More Details Hide Details If both parties proved "racially acceptable" and the Polish man wanted to marry the woman, the pregnancy and relationship was allowed without punitive consequences, provided the RSHA approved after photographic evaluation of both parties and subsequent "Germanization" of the Pole occurred. For cases where one or more parties was deemed racially unfit, the Polish male would receive "special handling", an obvious Nazi euphemism for a death-sentence.
    In January 1942 he also attended the Wannsee Conference at which Heydrich briefed senior officials from a number of government departments of the extermination plan, and at which Eichmann took the minutes. Once the conference concluded, Müller, Heydrich, and Eichmann remained afterwards for additional "informal chats". Just a couple months later in March 1942, Jews were already being systematically killed in gas vans at Chelmno and Belzec while construction was underway at Birkenau and Sobibor.
    More Details Hide Details Again, Müller sent Eichmann to relate his findings about the killing operations taking place at Chelmno; when Eichmann returned this time, he reported to Müller that the scene was "horrible" and added it was "an indescribable inferno." When the first denunciations of the mass murder being carried-out by the Germans hit the Allied press during the autumn and winter of 1942, Himmler instructed Müller to ensure that "all the bodies were either buried or burned."
    Heydrich was Müller's direct superior until his assassination in 1942.
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  • 1941
    Age 40
    On 23 October 1941, Müller briefed a circular to SiPo stations which exclusively prohibited any future Jewish emigration out of German controlled territory, a directive which presaged their imminent extermination.
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    Attempting to keep the brutality of the wholesale slaughter occurring in the East as quiet as possible, Müller sent a telegram to the Einsatzgruppen towards the end of August 1941, which explicitly instructed them "to prevent the crowding of spectators during the mass executions."
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    In August 1941, Müller ordered that these killing reports be forwarded to Hitler.
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    At the end of June 1941, Müller dispatched Eichmann to Minsk, so he could collect detailed information on the execution activities.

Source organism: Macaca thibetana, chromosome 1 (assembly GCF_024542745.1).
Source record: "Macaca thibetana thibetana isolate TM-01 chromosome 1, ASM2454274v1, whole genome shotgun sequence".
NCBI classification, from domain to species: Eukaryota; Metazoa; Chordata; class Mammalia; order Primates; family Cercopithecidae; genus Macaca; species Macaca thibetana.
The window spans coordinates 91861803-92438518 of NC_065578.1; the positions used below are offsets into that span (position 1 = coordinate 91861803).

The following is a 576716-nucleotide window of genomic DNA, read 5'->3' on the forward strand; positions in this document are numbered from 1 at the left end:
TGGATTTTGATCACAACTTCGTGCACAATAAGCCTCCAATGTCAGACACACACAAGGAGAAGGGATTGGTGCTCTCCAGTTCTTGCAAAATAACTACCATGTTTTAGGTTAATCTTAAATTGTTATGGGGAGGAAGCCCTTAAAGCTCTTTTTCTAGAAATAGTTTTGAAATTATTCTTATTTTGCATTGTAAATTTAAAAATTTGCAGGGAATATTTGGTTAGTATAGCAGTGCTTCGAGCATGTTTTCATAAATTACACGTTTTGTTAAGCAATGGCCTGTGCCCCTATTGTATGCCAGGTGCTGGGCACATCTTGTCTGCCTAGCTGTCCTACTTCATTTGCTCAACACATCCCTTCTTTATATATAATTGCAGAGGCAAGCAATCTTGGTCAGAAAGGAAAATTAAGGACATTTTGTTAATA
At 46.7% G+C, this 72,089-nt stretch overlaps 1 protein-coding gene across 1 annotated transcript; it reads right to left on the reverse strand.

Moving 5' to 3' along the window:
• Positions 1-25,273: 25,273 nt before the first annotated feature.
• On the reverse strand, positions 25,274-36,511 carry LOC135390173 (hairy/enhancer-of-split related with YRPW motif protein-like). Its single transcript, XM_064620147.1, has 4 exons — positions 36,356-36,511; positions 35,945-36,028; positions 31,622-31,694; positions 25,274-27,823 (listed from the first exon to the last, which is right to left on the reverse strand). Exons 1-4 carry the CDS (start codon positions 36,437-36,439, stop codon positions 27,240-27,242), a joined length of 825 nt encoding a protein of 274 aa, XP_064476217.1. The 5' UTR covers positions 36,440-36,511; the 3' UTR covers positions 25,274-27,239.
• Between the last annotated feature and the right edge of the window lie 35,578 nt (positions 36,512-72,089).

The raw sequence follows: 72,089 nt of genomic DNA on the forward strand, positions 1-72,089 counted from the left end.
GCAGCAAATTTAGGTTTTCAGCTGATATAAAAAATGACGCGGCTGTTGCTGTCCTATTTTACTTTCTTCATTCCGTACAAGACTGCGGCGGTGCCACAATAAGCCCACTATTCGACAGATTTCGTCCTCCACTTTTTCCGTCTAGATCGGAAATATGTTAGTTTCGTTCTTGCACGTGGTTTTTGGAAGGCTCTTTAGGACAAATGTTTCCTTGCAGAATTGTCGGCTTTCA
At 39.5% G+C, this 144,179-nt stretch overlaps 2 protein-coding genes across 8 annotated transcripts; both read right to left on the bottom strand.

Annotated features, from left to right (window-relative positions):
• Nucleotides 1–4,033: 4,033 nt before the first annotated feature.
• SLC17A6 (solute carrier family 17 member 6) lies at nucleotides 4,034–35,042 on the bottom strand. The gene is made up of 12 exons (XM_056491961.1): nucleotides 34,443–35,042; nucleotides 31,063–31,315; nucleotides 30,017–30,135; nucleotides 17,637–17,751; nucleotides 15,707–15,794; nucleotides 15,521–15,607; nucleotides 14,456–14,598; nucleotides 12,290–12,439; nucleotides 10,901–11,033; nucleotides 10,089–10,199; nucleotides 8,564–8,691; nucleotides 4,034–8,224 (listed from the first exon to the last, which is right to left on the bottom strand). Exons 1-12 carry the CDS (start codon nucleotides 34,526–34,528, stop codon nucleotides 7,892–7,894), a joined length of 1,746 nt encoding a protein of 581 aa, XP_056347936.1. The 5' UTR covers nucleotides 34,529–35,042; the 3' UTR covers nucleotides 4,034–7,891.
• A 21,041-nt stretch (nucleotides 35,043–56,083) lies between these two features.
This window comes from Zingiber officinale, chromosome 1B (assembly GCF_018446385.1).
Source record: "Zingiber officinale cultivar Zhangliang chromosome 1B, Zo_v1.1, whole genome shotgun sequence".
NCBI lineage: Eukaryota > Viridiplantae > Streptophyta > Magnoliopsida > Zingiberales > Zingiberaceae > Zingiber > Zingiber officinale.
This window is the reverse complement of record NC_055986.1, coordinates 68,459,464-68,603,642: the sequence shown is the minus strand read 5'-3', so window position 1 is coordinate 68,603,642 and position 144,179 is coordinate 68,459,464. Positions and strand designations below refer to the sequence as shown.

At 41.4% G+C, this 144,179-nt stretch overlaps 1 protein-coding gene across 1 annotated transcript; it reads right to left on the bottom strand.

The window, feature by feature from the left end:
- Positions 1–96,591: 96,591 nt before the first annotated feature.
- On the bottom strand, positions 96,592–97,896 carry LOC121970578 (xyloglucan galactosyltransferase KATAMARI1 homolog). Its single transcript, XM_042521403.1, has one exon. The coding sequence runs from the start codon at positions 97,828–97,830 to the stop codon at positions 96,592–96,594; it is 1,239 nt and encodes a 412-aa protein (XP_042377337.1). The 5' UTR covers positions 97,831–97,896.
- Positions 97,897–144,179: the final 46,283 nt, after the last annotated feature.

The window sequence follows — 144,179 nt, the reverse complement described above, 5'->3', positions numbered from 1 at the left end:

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    Correspondingly, Müller received detailed reports from Eichmann about the Einsatzgruppen units, which according to historian Raul Hilberg killed more than two million people, including 1.3 million Jews between 1941 and 1945.
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    Although his chief responsibility was always police work within Germany, he was fully in charge and thus responsible to execute the extermination of the Jews of Europe. When Eichmann reported to Müller sometime in the middle of 1941 that he had been informed by Himmler that the Führer had ordered the physical destruction of the Jews for instance, Müller silently nodded at his desk, indicating to Eichmann that he already knew.
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  • THIRTIES
  • 1939
    Age 38
    Twelve days later on 18 October 1939, he told Eichmann that it would soon "be necessary to organize the resettlement and removal of Poles and Jews into the area of the future Polish rump state centrally" via the RSHA.
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    On 6 October 1939 for instance, Müller instructed Eichmann to prepare for the deportation of some 70,000 to 80,000 Jews from the annexed Polish city of Kattowitz; an order which also included the deportation of the Jews from Ostrava—both "expulsion campaigns" had already been planned as early as September by the Gestapo or the army.
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    Thereafter, Müller continued to rise quickly through the ranks of the SS: in October 1939 he became an SS-Oberführer, in November 1941 – Gruppenführer and Lieutenant General of the police.